“What if we had Roundup® for relationships?”
Some months ago, our pastor posed this question when he preached on the topic of recovering from betrayal. Peter denied Jesus not once but three times. Saul repeatedly professed affection and admiration for David only to pursue him as the most passionate of enemies. And Judas, well, we all know what he did.
I still wince in pain when I come across the name of a former colleague – someone I’d considered a good friend – whose actions hurt me deeply when my first book released.
Many years earlier, another individual whom I’d mentored turned against me with a viciousness that literally made me ill.
But then there was that other time over 20 years ago when I was speaking via translator to a group of women in Brazil only to have a disheveled, wild-eyed man burst into the room spewing invective over me. Shocked, the translator fled for assistance, but the man’s obscene outbursts didn’t penetrate my calm in the slightest.
The difference? The first two were friends of many years – or at least I thought they were –while the third was a total stranger. His incoherent ranting had no power to hurt me.
“Only people we let into our lives completely can cut us deeply,” pastor Chris reflected.
I bet you’ve had similar experiences as well. Like me, maybe you’ve experienced small-scale betrayal: Garden-variety stuff that did not result in the loss of your life or your livelihood.
In middle school, a once-close friend abandoned you for a more popular crowd. In the workplace, a coworker took credit for your ideas resulting in a promotion that should have been yours. In a church you served, you joyfully welcomed parishioners into your home and your heart only to hear through the grapevine they were attending elsewhere.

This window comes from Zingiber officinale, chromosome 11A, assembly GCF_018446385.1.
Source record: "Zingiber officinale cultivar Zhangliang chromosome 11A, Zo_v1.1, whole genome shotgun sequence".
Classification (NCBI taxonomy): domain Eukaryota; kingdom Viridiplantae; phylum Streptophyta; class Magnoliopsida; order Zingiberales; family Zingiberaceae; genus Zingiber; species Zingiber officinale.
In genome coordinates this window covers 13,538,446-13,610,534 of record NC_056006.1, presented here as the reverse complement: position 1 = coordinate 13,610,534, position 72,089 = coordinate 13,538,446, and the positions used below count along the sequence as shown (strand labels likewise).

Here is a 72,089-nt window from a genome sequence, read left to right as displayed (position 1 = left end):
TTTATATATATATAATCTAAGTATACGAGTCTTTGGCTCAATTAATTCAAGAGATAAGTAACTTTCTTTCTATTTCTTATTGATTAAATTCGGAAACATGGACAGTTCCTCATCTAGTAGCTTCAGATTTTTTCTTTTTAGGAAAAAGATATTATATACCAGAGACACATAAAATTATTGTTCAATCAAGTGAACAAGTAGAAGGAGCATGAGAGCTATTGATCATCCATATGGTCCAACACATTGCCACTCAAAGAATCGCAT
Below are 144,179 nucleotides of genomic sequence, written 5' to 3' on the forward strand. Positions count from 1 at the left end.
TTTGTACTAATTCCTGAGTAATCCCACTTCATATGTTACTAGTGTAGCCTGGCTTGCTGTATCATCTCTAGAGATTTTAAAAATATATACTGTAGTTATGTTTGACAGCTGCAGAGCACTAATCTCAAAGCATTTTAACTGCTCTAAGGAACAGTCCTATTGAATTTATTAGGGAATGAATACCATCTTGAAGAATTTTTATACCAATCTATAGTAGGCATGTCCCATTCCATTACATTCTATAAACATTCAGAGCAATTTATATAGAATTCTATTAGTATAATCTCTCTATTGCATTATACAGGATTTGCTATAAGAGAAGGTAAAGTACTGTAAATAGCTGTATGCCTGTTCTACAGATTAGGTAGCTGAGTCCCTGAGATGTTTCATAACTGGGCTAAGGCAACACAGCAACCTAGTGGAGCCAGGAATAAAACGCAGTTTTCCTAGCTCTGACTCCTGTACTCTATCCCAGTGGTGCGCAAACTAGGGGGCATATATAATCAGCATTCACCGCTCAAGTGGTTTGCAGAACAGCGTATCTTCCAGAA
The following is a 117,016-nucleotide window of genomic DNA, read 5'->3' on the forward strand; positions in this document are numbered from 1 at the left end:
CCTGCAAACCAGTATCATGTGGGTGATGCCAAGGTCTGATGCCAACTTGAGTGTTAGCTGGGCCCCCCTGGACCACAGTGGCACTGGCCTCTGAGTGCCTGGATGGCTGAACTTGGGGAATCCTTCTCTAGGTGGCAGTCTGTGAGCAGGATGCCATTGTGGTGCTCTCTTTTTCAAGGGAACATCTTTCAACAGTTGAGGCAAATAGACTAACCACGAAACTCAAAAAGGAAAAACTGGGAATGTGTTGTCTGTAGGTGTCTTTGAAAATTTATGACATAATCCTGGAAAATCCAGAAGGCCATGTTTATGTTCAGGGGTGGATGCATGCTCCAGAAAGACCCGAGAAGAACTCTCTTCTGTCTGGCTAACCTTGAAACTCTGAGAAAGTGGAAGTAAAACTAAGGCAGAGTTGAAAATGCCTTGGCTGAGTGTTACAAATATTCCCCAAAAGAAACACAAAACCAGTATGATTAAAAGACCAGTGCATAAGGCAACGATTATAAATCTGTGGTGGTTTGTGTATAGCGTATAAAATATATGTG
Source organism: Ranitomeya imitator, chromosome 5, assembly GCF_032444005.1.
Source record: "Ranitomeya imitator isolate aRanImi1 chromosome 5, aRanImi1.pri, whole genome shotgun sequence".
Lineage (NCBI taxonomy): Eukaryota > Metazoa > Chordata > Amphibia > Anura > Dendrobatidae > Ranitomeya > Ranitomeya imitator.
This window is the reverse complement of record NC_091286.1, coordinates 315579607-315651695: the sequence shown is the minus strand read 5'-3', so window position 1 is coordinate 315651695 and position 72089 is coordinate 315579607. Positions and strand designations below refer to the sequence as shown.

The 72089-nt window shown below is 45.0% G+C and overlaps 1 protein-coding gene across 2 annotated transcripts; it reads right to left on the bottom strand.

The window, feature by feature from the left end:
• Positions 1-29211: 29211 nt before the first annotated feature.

Just as that well-known lawn treatment product promises to do away with the weeds while leaving your lawn unharmed, wouldn’t it be handy if we had something similar for relationships? Some organic pesticide that could rid your life of toxic friendships – or at least keep them under control – while preserving those that add value to your days.
No. Nada. Zilch. Nopedy-nope-nope.
Who would we be if we banished every prickly person from the garden of our life? How would we ever learn to love without condition, accept without agreement, and forgive without resentment? As much as we might wish it otherwise, difficult people just might be the Miracle-Gro we need for the growth of our souls.
So here’s what we do instead: Round up, like when you pay for your groceries and the clerk asks if you want to “round up” to the nearest dollar as a contribution to a worthy cause. You give that little bit extra.
When a friend lets you down, round up. Give her that extra benefit of the doubt. Maybe her thoughtlessness is due to unseen needs in her own life.
When a coworker speaks poorly of you to others, round up. Contextualize his criticism. You are likely not the only target of his spite.
And when a family member disappoints you, round up. Ask God for the spiritual strength to keep your own emotions in check until you’ve walked around every side of the situation, including theirs. Especially theirs.
We’re all human. We mess up. It takes time to grow up.
Give the other person room to mature as well, even as forgiveness works the soil of your heart to make space for compassion to grow.
Grant that difficult individual an extra measure of grace.
- Maggie Wallem Rowe, 2022
Maggie Wallem Rowe is an author, speaker, and dramatist who writes from Peace Ridge, her home in the mountains of western North Carolina. She is the author of This Life We Share: 52 Reflections on Journeying Well with God and Others, and Life is Sweet, Y'all: Wit and Wisdom with a Side of Sass.